It has been hard to determine how obesity and overweight affect risk in AD because weight loss frequently occurs before clinical symptoms of dementia appear, according to first author of the study, Deborah Gustafson, Ph.D., who conducted research for the study while at Gothenburg University in Gothenburg, Sweden.
"Overweight and obesity are very closely associated with vascular diseases, such as diabetes, coronary heart disease and hypertension. And there is more and more evidence that vascular diseases are very important as risk factors in AD," said Gustafson. "But because of the weight loss associated with pre-clinical dementia, it takes an extended study to uncover the dangers that overweight may pose to a very elderly population."
Women in the study who developed AD between the ages of 79 and 88 were significantly more likely to have been overweight at age 70, as well as at 75 and 79. The women who developed AD were much heavier, with a body mass index (BMI) an average of 3.6 units higher than that of women who did not become demented. For every unit increase in BMI at age 70, the risk of developing AD increased by 36 percent.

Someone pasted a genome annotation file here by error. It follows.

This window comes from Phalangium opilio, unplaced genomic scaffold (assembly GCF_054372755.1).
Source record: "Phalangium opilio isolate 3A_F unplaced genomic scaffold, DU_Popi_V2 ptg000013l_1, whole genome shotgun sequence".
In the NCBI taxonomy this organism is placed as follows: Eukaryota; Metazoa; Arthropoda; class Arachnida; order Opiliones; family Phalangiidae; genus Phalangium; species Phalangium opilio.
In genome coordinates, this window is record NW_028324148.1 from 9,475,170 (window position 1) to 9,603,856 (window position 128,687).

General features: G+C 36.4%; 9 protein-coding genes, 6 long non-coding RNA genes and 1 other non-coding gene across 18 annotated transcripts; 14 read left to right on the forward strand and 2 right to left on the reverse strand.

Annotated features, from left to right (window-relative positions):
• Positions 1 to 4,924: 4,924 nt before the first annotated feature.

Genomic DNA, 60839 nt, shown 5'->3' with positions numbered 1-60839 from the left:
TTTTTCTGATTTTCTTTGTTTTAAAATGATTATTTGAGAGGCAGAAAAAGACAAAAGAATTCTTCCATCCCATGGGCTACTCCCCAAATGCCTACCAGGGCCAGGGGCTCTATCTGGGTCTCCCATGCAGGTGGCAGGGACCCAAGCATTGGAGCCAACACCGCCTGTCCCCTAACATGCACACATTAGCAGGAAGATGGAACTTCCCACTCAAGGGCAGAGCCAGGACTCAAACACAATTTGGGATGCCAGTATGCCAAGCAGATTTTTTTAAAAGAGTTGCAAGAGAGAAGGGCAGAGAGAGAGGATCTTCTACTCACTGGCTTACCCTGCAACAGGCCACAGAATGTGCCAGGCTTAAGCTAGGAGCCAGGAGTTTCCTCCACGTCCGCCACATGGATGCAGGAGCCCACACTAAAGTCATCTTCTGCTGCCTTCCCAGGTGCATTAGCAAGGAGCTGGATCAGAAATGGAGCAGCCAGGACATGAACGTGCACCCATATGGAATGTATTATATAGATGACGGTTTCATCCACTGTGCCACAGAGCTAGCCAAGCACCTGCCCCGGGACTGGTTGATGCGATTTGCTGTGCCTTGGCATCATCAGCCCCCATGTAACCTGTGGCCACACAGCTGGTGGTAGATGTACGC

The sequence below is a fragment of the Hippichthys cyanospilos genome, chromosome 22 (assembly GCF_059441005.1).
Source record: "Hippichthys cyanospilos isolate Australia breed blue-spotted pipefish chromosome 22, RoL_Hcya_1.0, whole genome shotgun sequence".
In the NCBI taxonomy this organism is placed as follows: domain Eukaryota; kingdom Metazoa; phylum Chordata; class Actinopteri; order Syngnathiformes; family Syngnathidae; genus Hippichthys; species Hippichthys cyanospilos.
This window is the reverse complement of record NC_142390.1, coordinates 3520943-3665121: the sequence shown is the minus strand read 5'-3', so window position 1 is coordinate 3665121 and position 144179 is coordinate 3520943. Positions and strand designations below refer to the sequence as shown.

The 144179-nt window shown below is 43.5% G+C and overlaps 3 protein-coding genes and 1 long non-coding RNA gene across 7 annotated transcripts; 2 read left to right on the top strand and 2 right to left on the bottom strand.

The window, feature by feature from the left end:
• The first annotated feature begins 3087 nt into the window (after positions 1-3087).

BMI is a measure of body fatness in both men and women based on height and weight. BMI is calculated as kilograms per meter squared. A BMI between 18.5 and 24.9 is considered normal weight. A BMI over 25 is defined as overweight and 30 or greater as obese. Women who had a BMI greater than 29 when they were 70 years old were more likely to have AD in their 80s. A BM
Contact: Jeanne Galatzer-Levy